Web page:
There's been much dispute and confusion about whether the council formally voted on the postponement and what the count was. Warren didn't provide specific numbers, but said, "The vote by the Big Ten Council of Presidents and Chancellors was overwhelmingly in support of postponing fall sports and will not be revisited. The decision was thorough and deliberative, and based on sound feedback, guidance and advice from medical experts."

UNL Chancellor Ronnie Green reiterated what Warren said during a Wednesday evening radio interview on KLIN and left no doubt that it was the COP/C, not Warren, that drove the decision to postpone. 

"(The COP/C) is the decision-making body for any decisions in the conference, so as that decision was made, it was the Council of Presidents and Chancellors that made that decision," Green said. 

And they made it by taking a vote, albeit one that was considered over several days. 

"There was absolutely a vote," Green said. "It was voted on that Tuesday." 

Nebraska did not vote in favor of the postponement, though Green wouldn't give an exact head count. 

"There was an overwhelming consensus," Green said. "It was not unanimous. I think that's been clear. We stated what our position was. ... There were dissenting voices, I'll just put it that way. That decision was made. It was hard, it was tough, it was devastating to us."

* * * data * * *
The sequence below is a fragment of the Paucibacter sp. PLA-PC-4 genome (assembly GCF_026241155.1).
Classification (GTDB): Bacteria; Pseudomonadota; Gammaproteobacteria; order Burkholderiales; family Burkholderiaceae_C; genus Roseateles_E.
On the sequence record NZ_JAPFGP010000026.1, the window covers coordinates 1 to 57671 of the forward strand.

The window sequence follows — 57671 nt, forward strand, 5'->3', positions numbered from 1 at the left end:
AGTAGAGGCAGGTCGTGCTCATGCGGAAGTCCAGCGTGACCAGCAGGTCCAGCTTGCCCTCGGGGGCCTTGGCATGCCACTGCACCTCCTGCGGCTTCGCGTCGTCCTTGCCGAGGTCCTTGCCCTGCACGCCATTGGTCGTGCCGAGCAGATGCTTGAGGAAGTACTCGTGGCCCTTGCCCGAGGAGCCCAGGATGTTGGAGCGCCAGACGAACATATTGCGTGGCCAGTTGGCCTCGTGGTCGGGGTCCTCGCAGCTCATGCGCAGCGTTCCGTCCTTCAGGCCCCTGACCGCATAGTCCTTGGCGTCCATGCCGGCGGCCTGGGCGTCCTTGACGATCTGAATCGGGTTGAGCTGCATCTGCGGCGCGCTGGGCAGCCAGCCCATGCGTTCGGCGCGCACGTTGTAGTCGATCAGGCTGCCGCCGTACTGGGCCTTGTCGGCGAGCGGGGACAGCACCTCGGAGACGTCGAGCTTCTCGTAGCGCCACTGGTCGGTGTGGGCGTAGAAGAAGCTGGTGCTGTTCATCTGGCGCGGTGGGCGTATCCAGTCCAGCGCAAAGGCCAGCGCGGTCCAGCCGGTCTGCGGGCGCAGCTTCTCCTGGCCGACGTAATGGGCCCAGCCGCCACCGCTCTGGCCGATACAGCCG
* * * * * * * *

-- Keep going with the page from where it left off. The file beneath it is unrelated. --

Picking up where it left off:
Warren also noted the financial toll schools will face, but said other factors took precedence.

"Financial considerations did not influence the COP/C decision, as the postponement will have enormous adverse financial implications," he wrote. "We understand the passion of the many student-athletes and their families who were disappointed by the decision, but also know there are many who have a great deal of concern and anxiety regarding the pandemic."

Green also emphatically shot down unfounded rumors and statements that NU considered leaving the Big Ten because of its decision to postpone. 

"No," Green said flatly when asked if leaving was ever considered. "Did we have conversations about, 'Could there be an alternative season?' Or would there be possibilities to do that? Absolutely. We raised those questions. And we talked about, 'Is there any possibility for those of us who can be in a position to play?' 

"Granted, that was before we knew what other conferences were going to do, too. So there was never any discussion (about leaving permanently) on our part. We are proud to be in the Big Ten. The Big Ten is absolutely the best conference of 14 research universities in the world. We are very pleased to be in the Big Ten on all fronts."  

Contact the writer at pgabriel@journalstar.com or 402-473-7439. On Twitter @HuskerExtraPG.

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Husker football reporter

Parker joined the Journal Star as the University of Nebraska football beat writer in August 2017. He previously covered Montana State athletics for the Bozeman Daily Chronicle and graduated from the University of Wisconsin in 2012.